"A shiitake a day keeps the doctor away," is how Nicola MacPherson lyrically translates one venerable Japanese axiom. A self-avowed mycophile and secretary of the Missouri Specialty Mushroom Growers Association, MacPherson asserts that in its native Japan the shiitake is prized for what many consider mystic and healing properties. "The Japanese even give them as gifts," she adds. Here in the States they are more commonly sought after for their distinctive woodsy flavor and resilient flesh. Sometimes referred to as "golden oak," wild shiitakes flourish naturally in fallen oak logs. "The word 'shiitake,'" MacPherson explains, "is actually two Japanese words, shii, meaning 'oak tree,' and take, meaning 'mushroom.'"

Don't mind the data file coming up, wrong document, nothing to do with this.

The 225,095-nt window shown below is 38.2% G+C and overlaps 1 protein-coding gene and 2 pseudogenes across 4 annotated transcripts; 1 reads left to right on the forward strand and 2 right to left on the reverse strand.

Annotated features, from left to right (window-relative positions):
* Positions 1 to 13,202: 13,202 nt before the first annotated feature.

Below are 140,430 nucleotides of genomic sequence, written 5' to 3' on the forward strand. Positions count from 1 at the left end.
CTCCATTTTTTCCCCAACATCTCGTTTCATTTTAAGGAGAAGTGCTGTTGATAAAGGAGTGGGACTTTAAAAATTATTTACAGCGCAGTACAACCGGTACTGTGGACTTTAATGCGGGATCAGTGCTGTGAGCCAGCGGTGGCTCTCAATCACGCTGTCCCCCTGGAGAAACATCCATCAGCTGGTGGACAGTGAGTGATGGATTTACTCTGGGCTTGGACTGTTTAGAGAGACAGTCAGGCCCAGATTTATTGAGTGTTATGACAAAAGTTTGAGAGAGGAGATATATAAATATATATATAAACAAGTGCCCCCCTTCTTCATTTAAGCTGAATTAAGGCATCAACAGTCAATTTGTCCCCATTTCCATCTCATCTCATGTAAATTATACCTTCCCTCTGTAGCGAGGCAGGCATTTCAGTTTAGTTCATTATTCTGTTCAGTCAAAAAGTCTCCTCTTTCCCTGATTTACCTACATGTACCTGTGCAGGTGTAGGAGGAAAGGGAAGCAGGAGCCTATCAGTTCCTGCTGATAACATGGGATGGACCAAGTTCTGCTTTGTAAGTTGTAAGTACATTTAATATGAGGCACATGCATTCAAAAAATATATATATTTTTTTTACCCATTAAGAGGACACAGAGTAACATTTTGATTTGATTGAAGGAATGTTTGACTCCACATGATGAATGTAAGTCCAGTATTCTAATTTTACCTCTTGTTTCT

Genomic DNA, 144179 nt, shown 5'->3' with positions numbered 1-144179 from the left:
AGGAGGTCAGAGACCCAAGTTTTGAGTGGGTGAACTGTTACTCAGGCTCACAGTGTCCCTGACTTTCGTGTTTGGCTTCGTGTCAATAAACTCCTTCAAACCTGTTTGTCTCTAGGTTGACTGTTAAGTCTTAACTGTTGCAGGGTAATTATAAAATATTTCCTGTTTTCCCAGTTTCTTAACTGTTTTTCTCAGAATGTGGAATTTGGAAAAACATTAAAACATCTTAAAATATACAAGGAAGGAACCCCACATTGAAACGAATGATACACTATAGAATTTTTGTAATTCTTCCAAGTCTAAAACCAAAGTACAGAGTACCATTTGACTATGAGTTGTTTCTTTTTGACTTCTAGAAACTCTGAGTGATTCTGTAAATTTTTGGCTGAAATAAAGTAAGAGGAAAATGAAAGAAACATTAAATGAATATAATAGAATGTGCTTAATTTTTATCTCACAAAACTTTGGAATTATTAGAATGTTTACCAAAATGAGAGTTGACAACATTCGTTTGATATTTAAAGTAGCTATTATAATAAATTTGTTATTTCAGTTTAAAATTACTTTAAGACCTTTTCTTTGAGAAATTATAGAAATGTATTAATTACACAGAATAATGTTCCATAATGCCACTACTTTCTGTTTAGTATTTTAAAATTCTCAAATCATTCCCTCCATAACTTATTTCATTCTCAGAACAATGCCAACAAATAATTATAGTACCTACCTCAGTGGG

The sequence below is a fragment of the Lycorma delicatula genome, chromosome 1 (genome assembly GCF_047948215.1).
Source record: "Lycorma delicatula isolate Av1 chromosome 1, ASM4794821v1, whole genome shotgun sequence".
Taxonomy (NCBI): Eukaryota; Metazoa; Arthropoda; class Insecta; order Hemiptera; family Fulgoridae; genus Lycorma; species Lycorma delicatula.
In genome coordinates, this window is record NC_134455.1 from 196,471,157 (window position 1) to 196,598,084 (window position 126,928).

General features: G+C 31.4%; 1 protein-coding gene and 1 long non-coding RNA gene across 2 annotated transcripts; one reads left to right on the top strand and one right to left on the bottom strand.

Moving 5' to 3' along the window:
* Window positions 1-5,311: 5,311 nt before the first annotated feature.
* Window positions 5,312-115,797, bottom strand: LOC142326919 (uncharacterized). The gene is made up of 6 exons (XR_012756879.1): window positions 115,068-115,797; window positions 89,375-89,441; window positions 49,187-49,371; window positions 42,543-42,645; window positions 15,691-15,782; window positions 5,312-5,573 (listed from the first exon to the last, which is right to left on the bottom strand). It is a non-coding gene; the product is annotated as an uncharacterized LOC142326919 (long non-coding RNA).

MacPherson, whose Ozark Forest Mushroom enterprise supplies the fruits of the noble mycelium to many local restaurants (Shiitake among them), has been cultivating the flavorful fungus for nine years. She pampers her charges with natural logs and spring water but warns that many commercially available supermarket specimens come from "mushroom factories" in Pennsylvania, where they are grown in substrates like sawdust. These nonorganic mushrooms are cheaper but also inferior in flavor. Shiitake purists will be relieved to know that Ozark Forest's organic mushrooms are available locally at Straub's and Wild Oats.
One of MacPherson's favorite ways to savor the fruits of her labors is also the simplest: She brushes a few large caps with olive oil and barbecues them on a hot grill. This preparation, she says, might even convert those afflicted with "slimy-mushroom phobia."
-- Jill Posey-Smith